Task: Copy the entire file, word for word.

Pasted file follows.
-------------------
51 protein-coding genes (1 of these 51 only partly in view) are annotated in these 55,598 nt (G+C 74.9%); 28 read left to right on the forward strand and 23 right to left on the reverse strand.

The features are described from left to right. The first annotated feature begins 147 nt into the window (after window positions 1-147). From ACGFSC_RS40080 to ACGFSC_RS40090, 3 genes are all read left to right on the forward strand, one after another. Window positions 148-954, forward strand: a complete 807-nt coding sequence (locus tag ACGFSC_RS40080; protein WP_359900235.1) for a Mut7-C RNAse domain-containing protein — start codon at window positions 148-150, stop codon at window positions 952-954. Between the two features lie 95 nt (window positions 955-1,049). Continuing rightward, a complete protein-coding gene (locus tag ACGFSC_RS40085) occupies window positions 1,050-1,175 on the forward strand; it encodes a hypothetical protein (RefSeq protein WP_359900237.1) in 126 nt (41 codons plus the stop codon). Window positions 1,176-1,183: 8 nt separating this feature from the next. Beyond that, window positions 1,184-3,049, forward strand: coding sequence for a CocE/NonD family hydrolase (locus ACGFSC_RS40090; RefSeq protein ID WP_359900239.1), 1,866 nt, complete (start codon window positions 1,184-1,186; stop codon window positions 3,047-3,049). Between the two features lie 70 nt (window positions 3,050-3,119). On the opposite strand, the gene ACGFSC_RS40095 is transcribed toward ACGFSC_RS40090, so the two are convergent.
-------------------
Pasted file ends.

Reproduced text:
51 protein-coding genes (1 of these 51 only partly in view) are annotated in these 55,598 nt (G+C 74.9%); 28 read left to right on the forward strand and 23 right to left on the reverse strand.

The features are described from left to right. The first annotated feature begins 147 nt into the window (after window positions 1-147). From ACGFSC_RS40080 to ACGFSC_RS40090, 3 genes are all read left to right on the forward strand, one after another. Window positions 148-954, forward strand: a complete 807-nt coding sequence (locus tag ACGFSC_RS40080; protein WP_359900235.1) for a Mut7-C RNAse domain-containing protein — start codon at window positions 148-150, stop codon at window positions 952-954. Between the two features lie 95 nt (window positions 955-1,049). Continuing rightward, a complete protein-coding gene (locus tag ACGFSC_RS40085) occupies window positions 1,050-1,175 on the forward strand; it encodes a hypothetical protein (RefSeq protein WP_359900237.1) in 126 nt (41 codons plus the stop codon). Window positions 1,176-1,183: 8 nt separating this feature from the next. Beyond that, window positions 1,184-3,049, forward strand: coding sequence for a CocE/NonD family hydrolase (locus ACGFSC_RS40090; RefSeq protein ID WP_359900239.1), 1,866 nt, complete (start codon window positions 1,184-1,186; stop codon window positions 3,047-3,049). Between the two features lie 70 nt (window positions 3,050-3,119). On the opposite strand, the gene ACGFSC_RS40095 is transcribed toward ACGFSC_RS40090, so the two are convergent.